The Magicians of Caprona by Diana Wynne Jones
Beech Tree Books (William Morrow & Co.), 1999 (Originally Macmillan, 1980)
March 18th, 2014
This book is set in the same world as Charmed Life and The Lives of Christopher Chant, except instead of taking place in a magical version of England, it’s in a magical version of Italy. Caprona, where the action takes place, is known for the quality of the magic spells it produces and sells. The best spells from Caprona come from two eminent families, Casa Montana and Casa Petrocchi: the two houses are equally talented at magic and equally full of antipathy towards one another: they’ve been feuding for two hundred years. The story centers mostly on Tonino, the youngest Montana boy, who is slow at learning spells/doesn’t think of himself as very magically talented, though he does effortlessly communicate with cats. He’s not too fond of school, either, though he does love to read: amusingly, he is a fan of “fantasy,” which, in a magical world, consists of books where the protagonists have “wild adventures with no magic to help or hinder them” (28).
Meanwhile, all is not well in Caprona: the Old Bridge, which is protected partly by magic, has been damaged by winter floods, and the Duke of Caprona (in this world, Italy isn’t unified) fears that the neighboring areas of Florence, Pisa, and Siena, which have united against Caprona, are paying an enchanter to harm the town. The Montanas and Petrocchis have to work together to mend the bridge, and the Duke also tasks them with finding the true words to the town’s anthem, the Angel of Caprona, which is said to have been delivered by a divine messenger to save the town from an enemy in a troubled time in its past, and should therefore help the situation now, too.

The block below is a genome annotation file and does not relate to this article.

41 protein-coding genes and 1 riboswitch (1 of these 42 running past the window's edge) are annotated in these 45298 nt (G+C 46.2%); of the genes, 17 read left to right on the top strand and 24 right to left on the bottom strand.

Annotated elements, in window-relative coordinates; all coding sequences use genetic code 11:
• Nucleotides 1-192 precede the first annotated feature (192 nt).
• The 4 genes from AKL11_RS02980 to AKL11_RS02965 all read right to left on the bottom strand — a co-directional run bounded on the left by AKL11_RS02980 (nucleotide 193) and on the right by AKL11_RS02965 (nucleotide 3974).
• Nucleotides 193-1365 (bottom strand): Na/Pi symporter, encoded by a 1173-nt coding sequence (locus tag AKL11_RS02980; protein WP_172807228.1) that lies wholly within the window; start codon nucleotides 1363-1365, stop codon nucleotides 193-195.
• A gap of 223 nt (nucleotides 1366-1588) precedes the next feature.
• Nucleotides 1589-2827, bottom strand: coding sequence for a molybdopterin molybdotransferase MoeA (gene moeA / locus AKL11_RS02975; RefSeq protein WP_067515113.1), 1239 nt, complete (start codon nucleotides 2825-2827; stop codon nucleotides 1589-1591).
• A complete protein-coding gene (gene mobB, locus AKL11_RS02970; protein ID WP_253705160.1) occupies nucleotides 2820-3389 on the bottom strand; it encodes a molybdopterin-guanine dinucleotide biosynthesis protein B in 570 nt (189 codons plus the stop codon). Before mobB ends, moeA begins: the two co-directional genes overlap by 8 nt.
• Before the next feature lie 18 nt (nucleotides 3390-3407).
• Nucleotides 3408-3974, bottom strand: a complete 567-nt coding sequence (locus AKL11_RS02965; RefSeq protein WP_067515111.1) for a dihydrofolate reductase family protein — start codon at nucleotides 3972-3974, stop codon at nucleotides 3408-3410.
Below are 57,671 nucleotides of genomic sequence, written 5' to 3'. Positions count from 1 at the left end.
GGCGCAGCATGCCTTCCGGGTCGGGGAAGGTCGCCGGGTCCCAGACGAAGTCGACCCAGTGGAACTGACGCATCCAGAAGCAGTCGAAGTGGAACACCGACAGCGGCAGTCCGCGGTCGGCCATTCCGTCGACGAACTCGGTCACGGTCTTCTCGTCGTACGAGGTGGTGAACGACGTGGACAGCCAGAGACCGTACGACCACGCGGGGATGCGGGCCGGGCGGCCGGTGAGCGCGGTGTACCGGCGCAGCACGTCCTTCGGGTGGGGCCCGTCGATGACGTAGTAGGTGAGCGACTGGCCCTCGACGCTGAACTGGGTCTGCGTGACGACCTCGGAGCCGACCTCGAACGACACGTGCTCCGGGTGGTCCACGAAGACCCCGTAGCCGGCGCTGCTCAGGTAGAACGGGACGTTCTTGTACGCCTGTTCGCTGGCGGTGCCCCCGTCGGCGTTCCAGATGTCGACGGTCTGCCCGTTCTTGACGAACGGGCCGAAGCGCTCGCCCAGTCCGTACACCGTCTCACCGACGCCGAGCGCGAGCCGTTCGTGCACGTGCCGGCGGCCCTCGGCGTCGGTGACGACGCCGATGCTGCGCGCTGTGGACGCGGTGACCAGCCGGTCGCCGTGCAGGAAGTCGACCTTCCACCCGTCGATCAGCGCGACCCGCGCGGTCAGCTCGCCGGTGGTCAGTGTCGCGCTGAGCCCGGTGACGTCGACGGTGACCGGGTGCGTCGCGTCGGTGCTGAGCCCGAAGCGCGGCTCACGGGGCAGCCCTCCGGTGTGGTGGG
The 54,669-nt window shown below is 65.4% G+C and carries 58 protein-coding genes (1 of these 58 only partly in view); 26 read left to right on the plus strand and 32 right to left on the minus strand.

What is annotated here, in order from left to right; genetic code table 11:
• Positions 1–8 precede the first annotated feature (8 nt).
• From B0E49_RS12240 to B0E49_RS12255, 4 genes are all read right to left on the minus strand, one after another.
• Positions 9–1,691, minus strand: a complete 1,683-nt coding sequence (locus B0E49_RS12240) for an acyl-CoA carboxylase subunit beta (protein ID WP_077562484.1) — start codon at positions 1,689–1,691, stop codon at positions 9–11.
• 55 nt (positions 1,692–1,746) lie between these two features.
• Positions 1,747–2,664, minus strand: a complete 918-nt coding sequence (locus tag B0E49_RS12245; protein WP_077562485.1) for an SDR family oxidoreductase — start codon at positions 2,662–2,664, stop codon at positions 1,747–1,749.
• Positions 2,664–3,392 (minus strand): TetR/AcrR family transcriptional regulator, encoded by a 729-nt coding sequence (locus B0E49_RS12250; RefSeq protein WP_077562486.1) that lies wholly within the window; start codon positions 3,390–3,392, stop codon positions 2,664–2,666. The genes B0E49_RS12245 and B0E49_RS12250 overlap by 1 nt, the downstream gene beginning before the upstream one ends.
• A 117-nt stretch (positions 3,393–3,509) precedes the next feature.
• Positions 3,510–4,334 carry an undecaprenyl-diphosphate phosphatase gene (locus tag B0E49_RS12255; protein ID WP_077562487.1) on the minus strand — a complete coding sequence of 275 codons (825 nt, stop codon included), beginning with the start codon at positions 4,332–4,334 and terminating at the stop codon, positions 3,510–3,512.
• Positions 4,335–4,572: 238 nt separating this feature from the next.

In the midst of all this, Tonino gets an unexpected package, which turns out to be a book, which he reads cover to cover as soon as he has the chance. (He keeps getting interrupted just when he’s about to start, and there’s a great moment when he starts “to think he would die of book-frustration,” which made me giggle. (81)) But the day he finishes the book, he goes missing, and it becomes clear that the book has something to do with his disappearance. His family thinks the Petrocchis have kidnapped him, but at the same time, Angelica, the youngest Petrocchi daughter, has gone missing as well. There’s a great magical fight between the two families, complete with a duel between Tonino’s father and Angelica’s father; meanwhile, elsewhere, Angelica and Tonino find themselves trapped together, and have to get past their distrust of one another and use their wits and their magic (though Angelica has trouble with spells, too—hers always turn out differently than she intended them to) to escape, with some help from sources both expected and not.
I felt like this book got off to a slow start, particularly because it felt like there wasn’t enough magic in the beginning, but once the plot picked up I was totally delighted by it. I like Tonino lots, and his siblings and cousins and aunts, and their bustling household. The magic in this book centers around spells that are sung—the words and the tune both have to be right—and I loved how vivid the description of the fight between the two families was, with the family members of each house making music together to make things rain from the sky, or to protect themselves from the other family’s spells.